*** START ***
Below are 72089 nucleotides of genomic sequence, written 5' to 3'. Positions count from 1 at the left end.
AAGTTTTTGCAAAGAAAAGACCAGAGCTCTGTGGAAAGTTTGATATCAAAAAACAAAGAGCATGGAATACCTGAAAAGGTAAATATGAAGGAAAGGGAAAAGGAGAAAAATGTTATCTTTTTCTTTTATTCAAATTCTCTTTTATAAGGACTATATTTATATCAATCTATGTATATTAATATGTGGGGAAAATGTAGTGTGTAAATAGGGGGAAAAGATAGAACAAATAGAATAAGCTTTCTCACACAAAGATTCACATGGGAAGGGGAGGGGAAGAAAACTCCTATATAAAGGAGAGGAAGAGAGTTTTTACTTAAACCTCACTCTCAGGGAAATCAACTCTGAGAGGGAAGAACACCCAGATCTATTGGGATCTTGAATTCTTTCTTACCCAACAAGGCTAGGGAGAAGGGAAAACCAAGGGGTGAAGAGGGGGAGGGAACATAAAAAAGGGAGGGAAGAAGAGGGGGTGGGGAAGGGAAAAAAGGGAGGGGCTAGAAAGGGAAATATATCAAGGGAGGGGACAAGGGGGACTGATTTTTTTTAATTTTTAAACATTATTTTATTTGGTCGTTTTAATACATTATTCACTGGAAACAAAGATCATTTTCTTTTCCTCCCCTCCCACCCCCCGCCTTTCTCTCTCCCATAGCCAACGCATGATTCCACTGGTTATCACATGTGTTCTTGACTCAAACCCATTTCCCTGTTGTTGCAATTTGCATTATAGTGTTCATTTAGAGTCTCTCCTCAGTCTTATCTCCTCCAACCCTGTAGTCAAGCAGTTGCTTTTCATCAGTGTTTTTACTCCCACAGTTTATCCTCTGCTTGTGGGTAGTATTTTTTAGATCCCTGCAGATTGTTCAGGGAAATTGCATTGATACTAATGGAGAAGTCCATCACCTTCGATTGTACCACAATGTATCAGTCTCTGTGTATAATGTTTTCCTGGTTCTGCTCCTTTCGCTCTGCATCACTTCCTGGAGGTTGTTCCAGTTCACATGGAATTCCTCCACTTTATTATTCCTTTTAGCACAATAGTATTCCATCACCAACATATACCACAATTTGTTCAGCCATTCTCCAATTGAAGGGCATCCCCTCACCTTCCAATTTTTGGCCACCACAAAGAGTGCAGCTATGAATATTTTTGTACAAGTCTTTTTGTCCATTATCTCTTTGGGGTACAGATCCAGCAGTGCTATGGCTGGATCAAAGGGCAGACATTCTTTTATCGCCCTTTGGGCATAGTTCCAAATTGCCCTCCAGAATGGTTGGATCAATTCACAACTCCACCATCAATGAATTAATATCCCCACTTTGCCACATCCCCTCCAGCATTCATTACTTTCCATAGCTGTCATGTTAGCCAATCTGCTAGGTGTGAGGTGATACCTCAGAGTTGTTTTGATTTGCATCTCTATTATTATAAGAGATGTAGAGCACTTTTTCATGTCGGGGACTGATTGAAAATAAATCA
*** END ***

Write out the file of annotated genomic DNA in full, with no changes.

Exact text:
Below are 72089 nucleotides of genomic sequence, written 5' to 3'. Positions count from 1 at the left end.
AAGTTTTTGCAAAGAAAAGACCAGAGCTCTGTGGAAAGTTTGATATCAAAAAACAAAGAGCATGGAATACCTGAAAAGGTAAATATGAAGGAAAGGGAAAAGGAGAAAAATGTTATCTTTTTCTTTTATTCAAATTCTCTTTTATAAGGACTATATTTATATCAATCTATGTATATTAATATGTGGGGAAAATGTAGTGTGTAAATAGGGGGAAAAGATAGAACAAATAGAATAAGCTTTCTCACACAAAGATTCACATGGGAAGGGGAGGGGAAGAAAACTCCTATATAAAGGAGAGGAAGAGAGTTTTTACTTAAACCTCACTCTCAGGGAAATCAACTCTGAGAGGGAAGAACACCCAGATCTATTGGGATCTTGAATTCTTTCTTACCCAACAAGGCTAGGGAGAAGGGAAAACCAAGGGGTGAAGAGGGGGAGGGAACATAAAAAAGGGAGGGAAGAAGAGGGGGTGGGGAAGGGAAAAAAGGGAGGGGCTAGAAAGGGAAATATATCAAGGGAGGGGACAAGGGGGACTGATTTTTTTTAATTTTTAAACATTATTTTATTTGGTCGTTTTAATACATTATTCACTGGAAACAAAGATCATTTTCTTTTCCTCCCCTCCCACCCCCCGCCTTTCTCTCTCCCATAGCCAACGCATGATTCCACTGGTTATCACATGTGTTCTTGACTCAAACCCATTTCCCTGTTGTTGCAATTTGCATTATAGTGTTCATTTAGAGTCTCTCCTCAGTCTTATCTCCTCCAACCCTGTAGTCAAGCAGTTGCTTTTCATCAGTGTTTTTACTCCCACAGTTTATCCTCTGCTTGTGGGTAGTATTTTTTAGATCCCTGCAGATTGTTCAGGGAAATTGCATTGATACTAATGGAGAAGTCCATCACCTTCGATTGTACCACAATGTATCAGTCTCTGTGTATAATGTTTTCCTGGTTCTGCTCCTTTCGCTCTGCATCACTTCCTGGAGGTTGTTCCAGTTCACATGGAATTCCTCCACTTTATTATTCCTTTTAGCACAATAGTATTCCATCACCAACATATACCACAATTTGTTCAGCCATTCTCCAATTGAAGGGCATCCCCTCACCTTCCAATTTTTGGCCACCACAAAGAGTGCAGCTATGAATATTTTTGTACAAGTCTTTTTGTCCATTATCTCTTTGGGGTACAGATCCAGCAGTGCTATGGCTGGATCAAAGGGCAGACATTCTTTTATCGCCCTTTGGGCATAGTTCCAAATTGCCCTCCAGAATGGTTGGATCAATTCACAACTCCACCATCAATGAATTAATATCCCCACTTTGCCACATCCCCTCCAGCATTCATTACTTTCCATAGCTGTCATGTTAGCCAATCTGCTAGGTGTGAGGTGATACCTCAGAGTTGTTTTGATTTGCATCTCTATTATTATAAGAGATGTAGAGCACTTTTTCATGTCGGGGACTGATTGAAAATAAATCA